Chapter 3 Origen on the Unity of Soul and Body in the Earthly Life and Afterwards and His Impact on Gregory of Nyssa

In: The Unity of Body and Soul in Patristic and Byzantine Thought
Ilaria L.E. Ramelli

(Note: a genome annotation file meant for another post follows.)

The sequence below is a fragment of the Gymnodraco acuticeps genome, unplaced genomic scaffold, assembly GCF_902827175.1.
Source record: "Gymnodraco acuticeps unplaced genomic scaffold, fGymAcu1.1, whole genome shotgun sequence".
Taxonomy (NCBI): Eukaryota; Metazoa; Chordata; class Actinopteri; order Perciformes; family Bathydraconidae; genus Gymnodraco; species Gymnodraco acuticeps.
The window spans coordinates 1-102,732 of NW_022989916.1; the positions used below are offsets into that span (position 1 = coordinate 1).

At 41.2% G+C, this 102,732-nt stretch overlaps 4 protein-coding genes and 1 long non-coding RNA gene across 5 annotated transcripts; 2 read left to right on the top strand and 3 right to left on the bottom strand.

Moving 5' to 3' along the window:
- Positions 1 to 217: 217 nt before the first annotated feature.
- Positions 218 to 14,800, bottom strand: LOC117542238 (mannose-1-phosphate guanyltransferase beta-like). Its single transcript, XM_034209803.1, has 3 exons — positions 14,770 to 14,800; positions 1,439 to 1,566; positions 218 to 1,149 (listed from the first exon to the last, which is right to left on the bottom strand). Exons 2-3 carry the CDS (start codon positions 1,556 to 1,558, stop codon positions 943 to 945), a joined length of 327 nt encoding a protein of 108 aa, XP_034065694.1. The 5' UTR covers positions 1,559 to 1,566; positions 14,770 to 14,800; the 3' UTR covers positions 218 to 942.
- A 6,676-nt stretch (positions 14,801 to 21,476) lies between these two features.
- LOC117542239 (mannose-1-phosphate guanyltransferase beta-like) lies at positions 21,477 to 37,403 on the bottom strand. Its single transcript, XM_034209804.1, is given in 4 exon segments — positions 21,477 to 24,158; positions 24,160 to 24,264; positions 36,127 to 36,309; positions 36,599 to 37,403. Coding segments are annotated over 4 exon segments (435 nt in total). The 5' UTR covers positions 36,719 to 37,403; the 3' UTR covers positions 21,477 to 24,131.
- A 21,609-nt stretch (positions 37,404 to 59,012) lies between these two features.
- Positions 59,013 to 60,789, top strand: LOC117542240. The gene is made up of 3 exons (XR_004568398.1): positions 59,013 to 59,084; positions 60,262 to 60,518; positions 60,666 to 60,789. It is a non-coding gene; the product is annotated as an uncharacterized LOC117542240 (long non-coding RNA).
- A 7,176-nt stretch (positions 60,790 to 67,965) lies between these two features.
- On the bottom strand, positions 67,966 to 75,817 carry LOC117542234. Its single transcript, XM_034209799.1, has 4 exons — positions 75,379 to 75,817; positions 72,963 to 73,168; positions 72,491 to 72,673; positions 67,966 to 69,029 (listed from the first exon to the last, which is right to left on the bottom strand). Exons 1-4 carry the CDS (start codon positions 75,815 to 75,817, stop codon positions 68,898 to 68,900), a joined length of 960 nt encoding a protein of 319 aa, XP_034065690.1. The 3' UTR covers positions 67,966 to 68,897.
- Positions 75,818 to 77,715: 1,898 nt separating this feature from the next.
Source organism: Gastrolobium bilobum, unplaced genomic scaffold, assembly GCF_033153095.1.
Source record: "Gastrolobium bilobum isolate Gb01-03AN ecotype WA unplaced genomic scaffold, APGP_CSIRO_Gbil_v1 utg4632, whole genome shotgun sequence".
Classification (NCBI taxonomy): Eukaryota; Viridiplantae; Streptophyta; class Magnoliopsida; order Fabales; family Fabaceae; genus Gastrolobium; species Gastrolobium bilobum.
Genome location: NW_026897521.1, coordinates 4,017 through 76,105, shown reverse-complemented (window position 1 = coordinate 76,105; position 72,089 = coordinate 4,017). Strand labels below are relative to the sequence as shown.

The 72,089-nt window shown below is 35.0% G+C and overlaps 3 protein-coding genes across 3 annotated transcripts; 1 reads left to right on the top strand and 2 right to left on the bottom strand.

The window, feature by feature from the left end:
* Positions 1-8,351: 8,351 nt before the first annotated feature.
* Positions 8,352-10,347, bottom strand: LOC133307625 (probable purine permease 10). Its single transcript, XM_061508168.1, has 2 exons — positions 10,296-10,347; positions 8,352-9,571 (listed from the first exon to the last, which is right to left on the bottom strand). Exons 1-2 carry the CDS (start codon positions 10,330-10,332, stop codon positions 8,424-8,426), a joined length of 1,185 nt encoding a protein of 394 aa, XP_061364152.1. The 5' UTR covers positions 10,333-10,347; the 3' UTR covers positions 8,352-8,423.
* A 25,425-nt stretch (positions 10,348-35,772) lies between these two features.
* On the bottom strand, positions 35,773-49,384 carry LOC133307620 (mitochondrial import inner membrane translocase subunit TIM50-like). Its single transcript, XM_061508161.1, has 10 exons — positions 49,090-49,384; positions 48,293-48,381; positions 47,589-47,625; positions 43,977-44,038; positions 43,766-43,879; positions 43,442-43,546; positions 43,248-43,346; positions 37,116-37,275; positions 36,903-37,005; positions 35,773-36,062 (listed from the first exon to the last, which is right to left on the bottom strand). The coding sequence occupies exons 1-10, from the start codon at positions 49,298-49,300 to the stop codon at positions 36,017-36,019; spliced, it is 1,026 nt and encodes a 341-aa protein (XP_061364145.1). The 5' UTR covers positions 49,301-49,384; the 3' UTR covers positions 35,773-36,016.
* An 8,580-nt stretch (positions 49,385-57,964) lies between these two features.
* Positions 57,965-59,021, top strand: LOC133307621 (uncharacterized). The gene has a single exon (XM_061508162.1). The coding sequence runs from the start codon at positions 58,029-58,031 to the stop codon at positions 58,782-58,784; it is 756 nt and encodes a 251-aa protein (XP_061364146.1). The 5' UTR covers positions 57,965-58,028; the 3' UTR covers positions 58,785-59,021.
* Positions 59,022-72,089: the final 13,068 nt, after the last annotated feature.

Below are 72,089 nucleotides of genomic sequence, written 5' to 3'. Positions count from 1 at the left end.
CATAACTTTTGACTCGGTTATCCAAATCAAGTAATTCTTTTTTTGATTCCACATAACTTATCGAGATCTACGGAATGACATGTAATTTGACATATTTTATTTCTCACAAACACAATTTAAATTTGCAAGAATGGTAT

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This essay will argue that Origen theorised the unity of soul and body, primarily through his rejection of the doctrine of metensomatosis, and that Gregory of Nyssa followed him. I shall point out differences and similarities between Origen’s anthropology and that of the first “pagan” Neoplatonists; later Neoplatonists came somehow closer to Origen’s ideas concerning the soul-body relation. I shall investigate how Origen differentiated levels of corporeality and how Gregory of Nyssa (like Maximus) did not criticise Origen’s anthropology, contrary to what is regularly assumed, and grasped Origen’s “emendation” of the doctrine of metensomatosis into his own doctrine of  “ensomatosis”, which, unlike the former option, entailed the unity of soul and body in the earthly life and afterwards.

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